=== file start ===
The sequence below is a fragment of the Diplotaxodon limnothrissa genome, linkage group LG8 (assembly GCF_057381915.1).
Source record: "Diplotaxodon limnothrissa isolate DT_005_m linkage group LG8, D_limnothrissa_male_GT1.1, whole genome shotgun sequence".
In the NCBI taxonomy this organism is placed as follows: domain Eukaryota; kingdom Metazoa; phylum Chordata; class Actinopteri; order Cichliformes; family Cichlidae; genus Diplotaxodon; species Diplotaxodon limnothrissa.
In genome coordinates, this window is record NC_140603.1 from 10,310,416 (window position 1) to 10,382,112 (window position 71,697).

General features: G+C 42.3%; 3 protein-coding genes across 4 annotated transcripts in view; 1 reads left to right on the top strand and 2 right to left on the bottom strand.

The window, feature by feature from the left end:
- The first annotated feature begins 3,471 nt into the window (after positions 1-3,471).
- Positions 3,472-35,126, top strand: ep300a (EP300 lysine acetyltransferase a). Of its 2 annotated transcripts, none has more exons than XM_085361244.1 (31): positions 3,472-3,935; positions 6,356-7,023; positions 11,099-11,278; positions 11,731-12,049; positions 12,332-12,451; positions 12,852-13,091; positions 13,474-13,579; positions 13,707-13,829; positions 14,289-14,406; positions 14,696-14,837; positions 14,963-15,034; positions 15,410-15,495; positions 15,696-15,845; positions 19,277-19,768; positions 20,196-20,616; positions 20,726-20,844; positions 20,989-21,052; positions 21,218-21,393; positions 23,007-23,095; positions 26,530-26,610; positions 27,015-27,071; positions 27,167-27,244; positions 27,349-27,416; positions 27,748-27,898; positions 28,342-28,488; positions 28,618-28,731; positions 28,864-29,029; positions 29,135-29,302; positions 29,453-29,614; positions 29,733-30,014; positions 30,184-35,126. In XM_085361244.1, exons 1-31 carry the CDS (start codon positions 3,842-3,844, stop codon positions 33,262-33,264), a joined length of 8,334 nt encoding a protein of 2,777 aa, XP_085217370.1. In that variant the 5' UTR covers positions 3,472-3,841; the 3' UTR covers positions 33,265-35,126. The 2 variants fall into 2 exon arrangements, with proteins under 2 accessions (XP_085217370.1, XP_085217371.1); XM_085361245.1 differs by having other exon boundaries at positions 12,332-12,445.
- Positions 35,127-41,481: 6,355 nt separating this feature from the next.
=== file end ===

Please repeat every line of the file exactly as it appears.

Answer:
The sequence below is a fragment of the Diplotaxodon limnothrissa genome, linkage group LG8 (assembly GCF_057381915.1).
Source record: "Diplotaxodon limnothrissa isolate DT_005_m linkage group LG8, D_limnothrissa_male_GT1.1, whole genome shotgun sequence".
In the NCBI taxonomy this organism is placed as follows: domain Eukaryota; kingdom Metazoa; phylum Chordata; class Actinopteri; order Cichliformes; family Cichlidae; genus Diplotaxodon; species Diplotaxodon limnothrissa.
In genome coordinates, this window is record NC_140603.1 from 10,310,416 (window position 1) to 10,382,112 (window position 71,697).

General features: G+C 42.3%; 3 protein-coding genes across 4 annotated transcripts in view; 1 reads left to right on the top strand and 2 right to left on the bottom strand.

The window, feature by feature from the left end:
- The first annotated feature begins 3,471 nt into the window (after positions 1-3,471).
- Positions 3,472-35,126, top strand: ep300a (EP300 lysine acetyltransferase a). Of its 2 annotated transcripts, none has more exons than XM_085361244.1 (31): positions 3,472-3,935; positions 6,356-7,023; positions 11,099-11,278; positions 11,731-12,049; positions 12,332-12,451; positions 12,852-13,091; positions 13,474-13,579; positions 13,707-13,829; positions 14,289-14,406; positions 14,696-14,837; positions 14,963-15,034; positions 15,410-15,495; positions 15,696-15,845; positions 19,277-19,768; positions 20,196-20,616; positions 20,726-20,844; positions 20,989-21,052; positions 21,218-21,393; positions 23,007-23,095; positions 26,530-26,610; positions 27,015-27,071; positions 27,167-27,244; positions 27,349-27,416; positions 27,748-27,898; positions 28,342-28,488; positions 28,618-28,731; positions 28,864-29,029; positions 29,135-29,302; positions 29,453-29,614; positions 29,733-30,014; positions 30,184-35,126. In XM_085361244.1, exons 1-31 carry the CDS (start codon positions 3,842-3,844, stop codon positions 33,262-33,264), a joined length of 8,334 nt encoding a protein of 2,777 aa, XP_085217370.1. In that variant the 5' UTR covers positions 3,472-3,841; the 3' UTR covers positions 33,265-35,126. The 2 variants fall into 2 exon arrangements, with proteins under 2 accessions (XP_085217370.1, XP_085217371.1); XM_085361245.1 differs by having other exon boundaries at positions 12,332-12,445.
- Positions 35,127-41,481: 6,355 nt separating this feature from the next.